For the ceremony, we decided to each create a sky lantern where one side would be an honoring of present and passing lives and the other side would be a welcoming of new gifts.
Immediately, this time was different from the last in that Mel’s adorable little children were not quite ready for bedtime. In the pictures below, what you don’t see are the tiny hands, feet and voices in the background and Mel trying to coerce her little people back into their beds.
“The power of ritual is profound and under-appreciated. Mostly, I think, it’s because we live in a time-starved culture, and ritual is time-indulgent. Who can afford the luxury of doing one thing at a time? Who has the patience to pause and honor an activity before and after we do it? We all should.”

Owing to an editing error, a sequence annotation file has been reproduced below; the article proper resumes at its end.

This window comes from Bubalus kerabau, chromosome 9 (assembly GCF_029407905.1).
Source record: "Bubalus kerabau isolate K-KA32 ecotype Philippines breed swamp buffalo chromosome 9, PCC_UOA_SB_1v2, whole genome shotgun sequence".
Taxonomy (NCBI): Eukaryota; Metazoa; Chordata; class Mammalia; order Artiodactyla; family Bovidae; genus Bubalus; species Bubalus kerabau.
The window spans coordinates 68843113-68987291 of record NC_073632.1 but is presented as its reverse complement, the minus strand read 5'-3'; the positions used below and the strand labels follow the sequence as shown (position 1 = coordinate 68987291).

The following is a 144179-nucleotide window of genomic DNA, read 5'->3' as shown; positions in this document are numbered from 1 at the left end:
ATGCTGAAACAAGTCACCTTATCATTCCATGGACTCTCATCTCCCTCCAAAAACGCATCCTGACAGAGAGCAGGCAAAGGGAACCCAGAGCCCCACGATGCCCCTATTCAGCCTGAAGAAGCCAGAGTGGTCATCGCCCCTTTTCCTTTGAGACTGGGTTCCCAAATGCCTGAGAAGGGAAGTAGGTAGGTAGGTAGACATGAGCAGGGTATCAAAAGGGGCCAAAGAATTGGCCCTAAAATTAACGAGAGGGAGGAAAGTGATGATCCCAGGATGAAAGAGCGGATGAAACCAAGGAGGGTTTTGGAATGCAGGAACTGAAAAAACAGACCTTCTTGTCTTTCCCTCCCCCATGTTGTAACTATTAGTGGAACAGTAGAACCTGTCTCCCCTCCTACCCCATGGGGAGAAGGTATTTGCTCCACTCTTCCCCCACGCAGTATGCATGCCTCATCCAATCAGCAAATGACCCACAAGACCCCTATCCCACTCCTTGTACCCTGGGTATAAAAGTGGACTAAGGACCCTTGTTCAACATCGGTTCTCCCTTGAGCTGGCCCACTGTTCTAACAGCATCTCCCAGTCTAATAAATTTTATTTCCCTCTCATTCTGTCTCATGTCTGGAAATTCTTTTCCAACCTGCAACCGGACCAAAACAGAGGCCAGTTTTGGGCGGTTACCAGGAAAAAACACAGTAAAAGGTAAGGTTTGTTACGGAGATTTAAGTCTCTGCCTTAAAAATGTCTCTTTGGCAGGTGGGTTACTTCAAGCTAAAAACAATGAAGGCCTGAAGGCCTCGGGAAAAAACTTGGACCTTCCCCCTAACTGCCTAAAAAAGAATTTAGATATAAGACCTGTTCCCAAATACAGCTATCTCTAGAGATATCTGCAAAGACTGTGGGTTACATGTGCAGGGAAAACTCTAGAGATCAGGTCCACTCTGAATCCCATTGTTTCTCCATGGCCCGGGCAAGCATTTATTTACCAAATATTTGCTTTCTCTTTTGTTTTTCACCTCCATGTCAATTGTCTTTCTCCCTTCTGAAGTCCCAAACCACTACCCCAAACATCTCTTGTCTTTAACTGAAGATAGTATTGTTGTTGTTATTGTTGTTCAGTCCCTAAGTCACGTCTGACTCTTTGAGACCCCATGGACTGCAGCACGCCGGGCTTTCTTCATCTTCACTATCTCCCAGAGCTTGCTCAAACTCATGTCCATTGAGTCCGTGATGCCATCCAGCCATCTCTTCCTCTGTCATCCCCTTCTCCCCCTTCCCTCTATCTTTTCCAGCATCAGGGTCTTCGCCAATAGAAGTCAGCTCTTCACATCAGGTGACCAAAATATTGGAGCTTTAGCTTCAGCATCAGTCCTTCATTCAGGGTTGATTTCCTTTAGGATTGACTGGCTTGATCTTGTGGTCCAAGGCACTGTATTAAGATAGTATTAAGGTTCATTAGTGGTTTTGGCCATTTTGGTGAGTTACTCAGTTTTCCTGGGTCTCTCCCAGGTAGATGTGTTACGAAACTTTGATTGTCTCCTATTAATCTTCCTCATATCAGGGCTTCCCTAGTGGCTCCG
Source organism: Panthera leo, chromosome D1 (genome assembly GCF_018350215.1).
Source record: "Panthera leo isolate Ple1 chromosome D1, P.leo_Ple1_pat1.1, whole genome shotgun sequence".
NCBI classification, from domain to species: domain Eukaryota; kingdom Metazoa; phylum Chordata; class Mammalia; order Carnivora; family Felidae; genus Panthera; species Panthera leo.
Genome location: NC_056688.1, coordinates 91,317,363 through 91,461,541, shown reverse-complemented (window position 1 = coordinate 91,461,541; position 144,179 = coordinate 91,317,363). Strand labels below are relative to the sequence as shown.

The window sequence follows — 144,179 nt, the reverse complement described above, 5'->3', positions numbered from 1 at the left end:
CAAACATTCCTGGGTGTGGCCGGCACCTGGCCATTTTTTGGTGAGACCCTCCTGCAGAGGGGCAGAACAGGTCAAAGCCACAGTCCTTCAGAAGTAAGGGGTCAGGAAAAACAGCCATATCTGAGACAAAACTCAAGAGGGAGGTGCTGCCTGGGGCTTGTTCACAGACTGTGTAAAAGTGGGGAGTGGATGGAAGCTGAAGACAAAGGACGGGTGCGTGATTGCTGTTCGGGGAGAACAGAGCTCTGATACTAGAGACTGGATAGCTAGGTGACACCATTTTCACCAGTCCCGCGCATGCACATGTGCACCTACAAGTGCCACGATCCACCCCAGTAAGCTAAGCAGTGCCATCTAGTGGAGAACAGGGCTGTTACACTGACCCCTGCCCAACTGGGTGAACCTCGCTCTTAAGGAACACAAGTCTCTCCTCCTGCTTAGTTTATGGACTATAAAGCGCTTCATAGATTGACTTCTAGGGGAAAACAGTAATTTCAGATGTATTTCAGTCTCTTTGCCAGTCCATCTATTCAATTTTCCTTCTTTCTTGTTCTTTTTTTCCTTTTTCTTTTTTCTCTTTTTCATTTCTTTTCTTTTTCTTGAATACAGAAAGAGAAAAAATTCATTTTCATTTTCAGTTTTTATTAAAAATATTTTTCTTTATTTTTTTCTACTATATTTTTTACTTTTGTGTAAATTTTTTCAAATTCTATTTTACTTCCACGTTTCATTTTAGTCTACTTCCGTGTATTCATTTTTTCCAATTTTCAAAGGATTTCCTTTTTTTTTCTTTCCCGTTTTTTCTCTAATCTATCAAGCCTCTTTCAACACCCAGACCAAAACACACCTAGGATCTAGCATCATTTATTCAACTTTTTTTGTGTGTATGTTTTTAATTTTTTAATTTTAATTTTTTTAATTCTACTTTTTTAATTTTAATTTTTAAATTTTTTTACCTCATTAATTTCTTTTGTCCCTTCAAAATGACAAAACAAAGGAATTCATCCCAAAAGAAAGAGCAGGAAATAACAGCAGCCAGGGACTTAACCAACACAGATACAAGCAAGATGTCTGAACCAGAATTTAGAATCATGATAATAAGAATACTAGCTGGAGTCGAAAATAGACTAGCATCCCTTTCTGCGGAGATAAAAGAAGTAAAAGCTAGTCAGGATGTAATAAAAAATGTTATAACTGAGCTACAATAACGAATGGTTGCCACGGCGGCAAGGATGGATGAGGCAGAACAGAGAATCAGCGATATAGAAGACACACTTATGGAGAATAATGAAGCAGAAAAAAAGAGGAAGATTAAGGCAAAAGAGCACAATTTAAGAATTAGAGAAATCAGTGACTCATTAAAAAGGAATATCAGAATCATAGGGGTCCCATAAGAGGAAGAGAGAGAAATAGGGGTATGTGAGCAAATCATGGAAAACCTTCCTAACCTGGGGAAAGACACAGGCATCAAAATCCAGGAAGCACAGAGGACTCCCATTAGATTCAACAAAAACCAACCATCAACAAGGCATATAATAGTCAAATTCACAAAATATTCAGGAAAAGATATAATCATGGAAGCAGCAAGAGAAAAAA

-Peter Bregman, “The Value of Ritual in Your Workday” in the Harvard Business Review
I am not a superstitious person. And yet. For some reason lately the concept of ritual has been swirling around in my brain- beautiful and shrouded in mystery, they seem a powerful component of life and humanity.
Peter Bregman in the Harvard Business Review states, “Rituals are about paying attention. They’re about stopping for a moment and noticing what you’re about to do, what you’ve just done, or both. They’re about making the most of a particular moment.” This makes sense to me. What ways do I find to celebrate the joys in life- small and large? In what ways do I honor the difficulties? Maybe ritual is a way to honor a moment. To see that I am perceptive and open to noticing the stages and transitions of my life and the lives of others.